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The Rwandan capital Kigali and eight other districts across the country are sent back into lockdown to curb surging coronavirus cases and deaths.

Citizens are urged to significantly reduce social interactions and limit movements only to essential services until 26th July.

Both public and private offices, except for those providing key services, were ordered closed.

Other measures due to come into force include a ban on outdoor sport and recreational activities, while schools will be closed and the number of people attending funerals is capped at 15.

International arrivals and tourism will however continue.

A dusk to dawn curfew introduced in June across the country remains in force.

Rwanda has up until now avoided the worst of the pandemic by enforcing some of the strictest containment measures on the continent and implementing a rigorous regime of testing and contact tracing.

But in recent weeks, cases have skyrocketed as the East African nation battles more virulent variants of the virus, including delta.

Hospitals have been overwhelmed, with a critical shortage of beds and desperately needed medicines.

The country of 13 million people has registered nearly 51,000 cases of Covid-19 of which 607 have been fatal.

But like other countries on the continent, vaccine uptake has been slow due in part to a lack of doses and public apathy.

A nationwide campaign aimed at vaccinating 60 percent of the population by next year has so far reached just 401,160 people, according to latest government statistics. - AFP/Africanews

A health worker prepares to administer the Sinovac Biotech Ltd. Covid-19 vaccine on a passenger at Soekarno-Hatta International Airport in Cengkareng, Indonesia, on Friday, July 9, 2021. The Covid-19 crisis has forced dozens of carriers and other aviation businesses to restructure or seek bankruptcy protection. Photo Dimas Ardian/Bloomberg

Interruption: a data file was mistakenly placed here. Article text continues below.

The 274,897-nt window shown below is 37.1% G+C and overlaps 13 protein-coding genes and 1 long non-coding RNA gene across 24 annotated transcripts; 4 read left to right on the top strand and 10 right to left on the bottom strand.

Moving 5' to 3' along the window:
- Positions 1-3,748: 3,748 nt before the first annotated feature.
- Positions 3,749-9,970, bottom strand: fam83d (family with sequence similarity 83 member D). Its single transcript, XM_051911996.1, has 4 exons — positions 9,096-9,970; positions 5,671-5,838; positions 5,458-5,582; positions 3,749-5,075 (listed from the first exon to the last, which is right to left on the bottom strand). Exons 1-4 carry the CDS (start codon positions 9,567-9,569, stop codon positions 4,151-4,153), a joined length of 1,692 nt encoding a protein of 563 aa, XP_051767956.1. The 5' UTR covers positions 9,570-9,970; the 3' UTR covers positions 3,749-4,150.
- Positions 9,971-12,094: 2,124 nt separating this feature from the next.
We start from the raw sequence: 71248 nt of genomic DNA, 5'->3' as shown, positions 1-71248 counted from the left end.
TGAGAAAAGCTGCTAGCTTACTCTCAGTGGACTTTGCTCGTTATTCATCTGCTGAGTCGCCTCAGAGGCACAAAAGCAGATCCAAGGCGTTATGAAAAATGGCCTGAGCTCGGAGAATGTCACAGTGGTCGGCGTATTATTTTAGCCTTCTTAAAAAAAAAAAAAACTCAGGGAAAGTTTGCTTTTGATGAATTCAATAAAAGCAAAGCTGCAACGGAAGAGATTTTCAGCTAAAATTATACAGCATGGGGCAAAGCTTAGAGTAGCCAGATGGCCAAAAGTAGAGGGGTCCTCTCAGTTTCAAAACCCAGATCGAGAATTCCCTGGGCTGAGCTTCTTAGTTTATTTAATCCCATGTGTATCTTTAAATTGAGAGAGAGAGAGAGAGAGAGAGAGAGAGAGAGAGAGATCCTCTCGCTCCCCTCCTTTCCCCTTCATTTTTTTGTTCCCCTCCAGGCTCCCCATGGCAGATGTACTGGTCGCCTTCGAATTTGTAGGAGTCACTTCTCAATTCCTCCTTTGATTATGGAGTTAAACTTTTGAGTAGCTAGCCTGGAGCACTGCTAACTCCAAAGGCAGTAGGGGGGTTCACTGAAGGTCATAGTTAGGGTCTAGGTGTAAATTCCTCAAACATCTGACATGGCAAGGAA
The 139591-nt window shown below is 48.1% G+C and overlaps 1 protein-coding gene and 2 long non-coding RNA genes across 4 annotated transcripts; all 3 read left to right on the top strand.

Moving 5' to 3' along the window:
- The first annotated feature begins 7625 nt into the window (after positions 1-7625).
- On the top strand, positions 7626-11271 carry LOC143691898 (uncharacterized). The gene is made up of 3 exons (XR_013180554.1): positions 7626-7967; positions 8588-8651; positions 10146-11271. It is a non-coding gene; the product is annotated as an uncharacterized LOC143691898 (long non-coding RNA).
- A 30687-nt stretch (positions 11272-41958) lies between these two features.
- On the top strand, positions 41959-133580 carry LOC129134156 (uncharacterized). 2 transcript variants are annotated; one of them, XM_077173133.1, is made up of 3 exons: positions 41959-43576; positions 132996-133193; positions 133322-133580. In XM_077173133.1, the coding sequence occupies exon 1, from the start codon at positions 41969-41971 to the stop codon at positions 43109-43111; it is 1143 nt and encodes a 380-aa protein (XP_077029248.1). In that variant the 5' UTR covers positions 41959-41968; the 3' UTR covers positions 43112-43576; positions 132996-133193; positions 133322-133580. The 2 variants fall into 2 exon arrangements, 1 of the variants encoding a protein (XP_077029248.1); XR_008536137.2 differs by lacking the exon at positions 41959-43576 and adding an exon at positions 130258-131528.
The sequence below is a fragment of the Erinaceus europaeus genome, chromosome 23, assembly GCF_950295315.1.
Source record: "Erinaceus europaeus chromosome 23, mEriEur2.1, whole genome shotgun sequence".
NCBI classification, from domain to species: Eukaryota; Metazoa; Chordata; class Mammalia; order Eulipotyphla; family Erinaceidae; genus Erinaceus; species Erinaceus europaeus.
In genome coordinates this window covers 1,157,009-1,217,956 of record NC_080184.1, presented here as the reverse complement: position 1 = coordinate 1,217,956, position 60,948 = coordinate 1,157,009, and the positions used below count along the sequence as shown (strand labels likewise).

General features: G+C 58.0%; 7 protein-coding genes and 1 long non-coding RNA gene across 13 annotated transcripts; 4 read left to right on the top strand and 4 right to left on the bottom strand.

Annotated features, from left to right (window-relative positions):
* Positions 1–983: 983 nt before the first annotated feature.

(Bloomberg) -- Tanzania’s semi-autonomous Zanzibar archipelago begun vaccinations against the coronavirus, leading the way in a nation that downplayed the extent of the pandemic for more than a year.

Health authorities in the Indian Ocean islands started administering Sinovac Biotech Ltd.’s shots on front-line workers last week, Zanzibar’s Health Ministry Permanent Secretary Omar Shajak said, without disclosing the number of doses imported from the Chinese company. They plan to give a second dose after two weeks.

“The Sinovac vaccines were originally meant to be administered to people who wanted to attend the annual Hajj pilgrimage,” Shajak said. “After Saudi Arabia prohibited foreign visitors due to the coronavirus outbreak, we decided to give those vaccines to our front-line workers.”

With Tanzania now inoculating people, Eritrea and Burundi remain the only African countries yet to start vaccinating against the deadly virus. The holdouts, due to reasons from denial of the severity of the disease to logistical challenges and hesitancy, are causing concern that they could become breeding ground for new Covid-19 variants and stifle global efforts to end the pandemic.